I am publishing on the Internet my books on Zimbabwe - the country with the former name of Rhodesia and before that Southern Rhodesia:
Even though they are written years ago, they are still of current interest if you want to understand the background for the present conflicts in Zimbabwe. However, they are only published in the original language, i.e. Danish. If still considered relevant, I will consider a translation into English when I retire ...
Zimbabwe has been a frequent topic in the press in recent years. Most often when white Zimbabwean farmers have been attacked by black "war veterans" from the liberation struggle in the 1970s. Most recently in 2001 and 2002 leading to the reelection of Robert Mugabe as president after an election campaign which did not receive fine marks from foreign observers - even by those who were allowed to observe.
In the short press notices on Zimbabwe there are seldom room for subleties and in-depth explanations. However, many do know that the land question plays a key role in the conflicts finding their way to the newspaper columns. More than 20 years after independence in 1980 a few white farmers still own the bigger parts of the most fertile farming land in Zimbabwe. Even though the same white farmers have contributed a large part of Zimbabwe's food supplies and foreign exchange earnings, the unequal distribution of land is a provocation in the eyes of poor black Zimbabwean peasants who have to sort out a living from tiny plots in rural areas with poor soil. Today - as well as during the liberation struggle.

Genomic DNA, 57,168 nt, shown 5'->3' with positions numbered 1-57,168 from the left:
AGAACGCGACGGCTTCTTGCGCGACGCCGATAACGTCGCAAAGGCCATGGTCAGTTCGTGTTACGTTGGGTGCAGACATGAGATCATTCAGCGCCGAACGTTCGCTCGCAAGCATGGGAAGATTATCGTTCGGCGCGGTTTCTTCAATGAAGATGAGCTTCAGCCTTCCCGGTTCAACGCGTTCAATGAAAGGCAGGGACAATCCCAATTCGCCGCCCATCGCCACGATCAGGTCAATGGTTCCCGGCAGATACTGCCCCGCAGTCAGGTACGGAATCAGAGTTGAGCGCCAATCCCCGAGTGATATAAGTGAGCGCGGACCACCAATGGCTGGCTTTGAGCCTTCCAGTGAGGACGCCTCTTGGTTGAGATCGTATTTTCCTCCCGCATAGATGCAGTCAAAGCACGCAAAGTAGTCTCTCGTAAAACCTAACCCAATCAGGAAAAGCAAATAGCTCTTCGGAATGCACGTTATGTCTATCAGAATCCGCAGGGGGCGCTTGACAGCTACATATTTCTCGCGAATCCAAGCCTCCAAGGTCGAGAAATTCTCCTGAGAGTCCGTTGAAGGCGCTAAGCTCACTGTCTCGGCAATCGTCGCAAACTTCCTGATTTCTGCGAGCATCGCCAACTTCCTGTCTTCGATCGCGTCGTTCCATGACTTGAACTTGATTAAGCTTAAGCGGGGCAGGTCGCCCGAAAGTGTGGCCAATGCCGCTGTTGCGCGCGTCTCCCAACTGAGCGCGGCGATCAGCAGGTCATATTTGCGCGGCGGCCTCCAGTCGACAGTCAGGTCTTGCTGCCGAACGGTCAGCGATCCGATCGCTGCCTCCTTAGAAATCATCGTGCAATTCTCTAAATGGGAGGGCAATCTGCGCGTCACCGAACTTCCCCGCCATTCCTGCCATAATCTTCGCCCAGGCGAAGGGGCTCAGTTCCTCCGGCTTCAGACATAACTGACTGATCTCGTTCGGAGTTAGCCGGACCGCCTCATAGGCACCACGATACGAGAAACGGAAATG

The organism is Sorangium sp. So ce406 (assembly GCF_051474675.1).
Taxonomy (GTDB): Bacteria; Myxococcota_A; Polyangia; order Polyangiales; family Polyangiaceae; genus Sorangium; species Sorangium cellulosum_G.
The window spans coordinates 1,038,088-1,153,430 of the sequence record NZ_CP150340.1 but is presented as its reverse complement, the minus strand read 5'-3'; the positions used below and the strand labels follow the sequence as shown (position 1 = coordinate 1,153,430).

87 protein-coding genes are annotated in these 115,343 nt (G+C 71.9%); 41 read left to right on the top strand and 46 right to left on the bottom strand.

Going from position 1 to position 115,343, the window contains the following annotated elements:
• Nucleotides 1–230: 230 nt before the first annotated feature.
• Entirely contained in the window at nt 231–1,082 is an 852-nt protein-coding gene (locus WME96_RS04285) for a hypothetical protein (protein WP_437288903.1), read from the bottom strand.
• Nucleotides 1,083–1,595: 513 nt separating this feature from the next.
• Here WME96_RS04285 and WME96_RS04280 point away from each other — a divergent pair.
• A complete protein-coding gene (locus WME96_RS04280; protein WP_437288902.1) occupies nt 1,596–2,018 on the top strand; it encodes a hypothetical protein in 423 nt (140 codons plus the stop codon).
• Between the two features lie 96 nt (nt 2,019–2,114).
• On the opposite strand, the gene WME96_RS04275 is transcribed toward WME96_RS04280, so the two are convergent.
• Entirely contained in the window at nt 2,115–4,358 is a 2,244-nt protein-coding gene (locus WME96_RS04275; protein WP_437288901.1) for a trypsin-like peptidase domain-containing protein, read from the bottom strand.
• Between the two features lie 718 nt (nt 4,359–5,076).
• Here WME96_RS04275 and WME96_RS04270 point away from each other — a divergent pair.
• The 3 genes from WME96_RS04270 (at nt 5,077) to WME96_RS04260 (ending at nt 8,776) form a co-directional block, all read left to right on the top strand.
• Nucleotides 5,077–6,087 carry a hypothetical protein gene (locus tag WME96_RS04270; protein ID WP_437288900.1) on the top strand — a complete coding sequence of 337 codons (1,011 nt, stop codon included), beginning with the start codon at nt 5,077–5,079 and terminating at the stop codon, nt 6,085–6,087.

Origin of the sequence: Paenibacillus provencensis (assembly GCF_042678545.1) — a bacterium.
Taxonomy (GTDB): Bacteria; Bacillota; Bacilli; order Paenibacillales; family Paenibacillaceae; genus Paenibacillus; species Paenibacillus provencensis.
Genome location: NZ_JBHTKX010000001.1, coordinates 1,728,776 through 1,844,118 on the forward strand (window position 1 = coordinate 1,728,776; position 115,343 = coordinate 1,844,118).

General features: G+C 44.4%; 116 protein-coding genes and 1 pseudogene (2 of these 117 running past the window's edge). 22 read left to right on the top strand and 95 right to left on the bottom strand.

Even though the land problem was the key reason behind the popular support for the liberation struggle in the 1960s and 1970s, not much has changed in the 20 years after independence. But how did this situation emerge? What is the background for the land problem and the continued conflicts in today's Zimbabwe? Here you have to go back to the colonisation and the colonial period, which for Zimbabwe lasted for 90 years from 1890 to 1980. It was during this time that the present injusticies were founded - often as a result of a very deliberate and brutal policy from the colonial regime and the growing white population, the white settlers lead by the white farmers. This is the topic of my thesis The political power relations in Rhodesia from colonisation to UDI - in Danish: De politiske magtforhold i Rhodesia fra koloniseringen til UDI - published here for the first time.